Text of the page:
Research Reports - Excessive sleep need following traumatic brain injury

J Sleep Res. 2013 Dec;22(6):634-9

Sommerauer M, Valko PO, Werth E, Baumann CR

Increased sleep need following traumatic brain injury, referred to in this study
as post-traumatic pleiosomnia, is common, but so far its clinical impact and
therapeutic implications have not been characterized. We present a case-control
study of 36 patients with post-traumatic pleiosomnia, defined by an increased
sleep need of at least 2 h per 24 h after traumatic brain injury, compared to 36
controls. We assessed detailed history, sleep-activity patterns with sleep logs
and actigraphy, nocturnal sleep with polysomnography and daytime sleep propensity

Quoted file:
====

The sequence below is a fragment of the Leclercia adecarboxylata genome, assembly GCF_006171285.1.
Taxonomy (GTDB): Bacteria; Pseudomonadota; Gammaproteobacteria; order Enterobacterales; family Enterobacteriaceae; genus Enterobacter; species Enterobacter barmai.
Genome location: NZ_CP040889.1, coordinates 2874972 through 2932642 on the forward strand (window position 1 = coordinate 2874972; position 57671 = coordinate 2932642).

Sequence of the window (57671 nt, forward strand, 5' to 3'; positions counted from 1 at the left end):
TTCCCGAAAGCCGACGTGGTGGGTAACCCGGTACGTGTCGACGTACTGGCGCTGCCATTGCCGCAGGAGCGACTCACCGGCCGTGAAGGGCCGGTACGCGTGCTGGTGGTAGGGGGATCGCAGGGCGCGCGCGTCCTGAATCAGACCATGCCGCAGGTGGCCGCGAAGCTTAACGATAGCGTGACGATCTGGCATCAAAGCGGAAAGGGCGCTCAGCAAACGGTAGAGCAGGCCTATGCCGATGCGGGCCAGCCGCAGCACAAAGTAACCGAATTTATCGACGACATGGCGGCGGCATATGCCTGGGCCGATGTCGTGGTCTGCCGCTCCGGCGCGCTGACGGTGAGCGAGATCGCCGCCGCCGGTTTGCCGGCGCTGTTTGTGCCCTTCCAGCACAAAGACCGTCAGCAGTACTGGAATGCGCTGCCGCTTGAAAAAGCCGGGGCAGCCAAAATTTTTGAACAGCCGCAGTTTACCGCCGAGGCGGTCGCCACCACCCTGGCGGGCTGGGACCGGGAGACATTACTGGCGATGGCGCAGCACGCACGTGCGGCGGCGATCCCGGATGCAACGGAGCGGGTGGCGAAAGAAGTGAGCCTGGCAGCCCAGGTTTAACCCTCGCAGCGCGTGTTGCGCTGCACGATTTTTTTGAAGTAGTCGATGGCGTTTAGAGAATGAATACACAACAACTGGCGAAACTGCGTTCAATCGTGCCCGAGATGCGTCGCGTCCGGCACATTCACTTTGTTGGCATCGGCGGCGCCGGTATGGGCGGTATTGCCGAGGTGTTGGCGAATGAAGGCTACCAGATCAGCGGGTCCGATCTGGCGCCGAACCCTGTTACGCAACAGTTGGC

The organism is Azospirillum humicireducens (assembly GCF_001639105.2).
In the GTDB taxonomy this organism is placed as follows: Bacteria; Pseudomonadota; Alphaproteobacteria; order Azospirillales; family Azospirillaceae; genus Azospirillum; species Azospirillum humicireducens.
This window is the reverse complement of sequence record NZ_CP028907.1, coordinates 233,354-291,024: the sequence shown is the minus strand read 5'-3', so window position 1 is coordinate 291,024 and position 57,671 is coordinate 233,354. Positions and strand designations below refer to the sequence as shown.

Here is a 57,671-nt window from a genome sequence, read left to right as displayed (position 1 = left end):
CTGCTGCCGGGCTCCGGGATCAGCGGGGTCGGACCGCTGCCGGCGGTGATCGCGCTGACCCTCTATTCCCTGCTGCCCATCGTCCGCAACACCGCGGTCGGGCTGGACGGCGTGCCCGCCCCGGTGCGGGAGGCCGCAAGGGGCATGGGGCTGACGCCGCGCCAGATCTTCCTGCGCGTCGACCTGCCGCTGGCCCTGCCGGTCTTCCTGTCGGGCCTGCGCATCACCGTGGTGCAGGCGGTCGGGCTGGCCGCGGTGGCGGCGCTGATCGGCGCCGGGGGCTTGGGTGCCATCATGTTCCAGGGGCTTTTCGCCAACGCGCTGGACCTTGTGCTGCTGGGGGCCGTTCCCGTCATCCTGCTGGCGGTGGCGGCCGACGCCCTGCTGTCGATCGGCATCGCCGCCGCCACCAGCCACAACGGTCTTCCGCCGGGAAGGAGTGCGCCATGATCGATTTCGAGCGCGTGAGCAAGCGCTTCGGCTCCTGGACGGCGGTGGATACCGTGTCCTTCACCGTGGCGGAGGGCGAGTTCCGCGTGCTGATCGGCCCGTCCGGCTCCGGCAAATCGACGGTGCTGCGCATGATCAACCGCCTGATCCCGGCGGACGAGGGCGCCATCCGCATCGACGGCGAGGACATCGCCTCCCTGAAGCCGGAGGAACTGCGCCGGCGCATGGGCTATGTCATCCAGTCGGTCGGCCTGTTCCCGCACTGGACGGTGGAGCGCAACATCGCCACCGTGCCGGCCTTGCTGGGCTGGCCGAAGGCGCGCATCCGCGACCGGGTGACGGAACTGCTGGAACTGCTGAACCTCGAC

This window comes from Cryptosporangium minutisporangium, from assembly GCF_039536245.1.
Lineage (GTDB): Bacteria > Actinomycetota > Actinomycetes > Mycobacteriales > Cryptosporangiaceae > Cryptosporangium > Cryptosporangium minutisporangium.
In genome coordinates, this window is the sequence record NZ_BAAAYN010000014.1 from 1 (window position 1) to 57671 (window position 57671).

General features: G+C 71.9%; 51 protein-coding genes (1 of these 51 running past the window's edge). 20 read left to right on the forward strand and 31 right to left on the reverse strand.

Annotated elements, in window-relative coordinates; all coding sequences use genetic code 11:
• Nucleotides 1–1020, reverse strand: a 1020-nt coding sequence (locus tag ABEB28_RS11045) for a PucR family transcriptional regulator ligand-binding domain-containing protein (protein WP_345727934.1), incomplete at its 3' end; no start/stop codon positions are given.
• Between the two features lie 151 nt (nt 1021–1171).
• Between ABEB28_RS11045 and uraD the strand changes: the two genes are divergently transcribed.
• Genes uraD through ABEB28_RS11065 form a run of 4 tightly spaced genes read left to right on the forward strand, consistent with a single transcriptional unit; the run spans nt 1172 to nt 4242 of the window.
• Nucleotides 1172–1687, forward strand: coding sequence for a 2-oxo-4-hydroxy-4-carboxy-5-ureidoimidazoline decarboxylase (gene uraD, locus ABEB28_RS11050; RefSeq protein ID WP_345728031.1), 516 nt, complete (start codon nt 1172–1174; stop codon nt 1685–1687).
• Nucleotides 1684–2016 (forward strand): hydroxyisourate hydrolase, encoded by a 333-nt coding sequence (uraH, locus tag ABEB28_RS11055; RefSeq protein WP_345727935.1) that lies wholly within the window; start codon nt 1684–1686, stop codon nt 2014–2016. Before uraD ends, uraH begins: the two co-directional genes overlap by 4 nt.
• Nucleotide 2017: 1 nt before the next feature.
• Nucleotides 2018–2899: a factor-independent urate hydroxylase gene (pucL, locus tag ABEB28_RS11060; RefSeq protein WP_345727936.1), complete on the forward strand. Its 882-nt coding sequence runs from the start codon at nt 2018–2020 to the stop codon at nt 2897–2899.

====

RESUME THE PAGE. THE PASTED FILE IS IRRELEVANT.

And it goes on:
with multiple sleep latency tests. Actigraphy recordings revealed that traumatic
brain injury (TBI) patients had longer estimated sleep durations than controls
(10.8 h per 24 h, compared to 7.3 h). When using sleep logs, TBI patients
underestimated their sleep need. During nocturnal sleep, patients had higher
amounts of slow-wave sleep than controls (20 versus 13.8%). Multiple sleep
latency tests revealed excessive daytime sleepiness in 15 patients (42%), and 10
of them had signs of chronic sleep deprivation. We conclude that post-traumatic
pleiosomnia may be even more frequent than reported previously, because affected
patients often underestimate their actual sleep need. Furthermore, these patients
exhibit an increase in slow-wave sleep which may reflect recovery mechanisms,
intrinsic consequences of diffuse brain damage or relative sleep deprivation.

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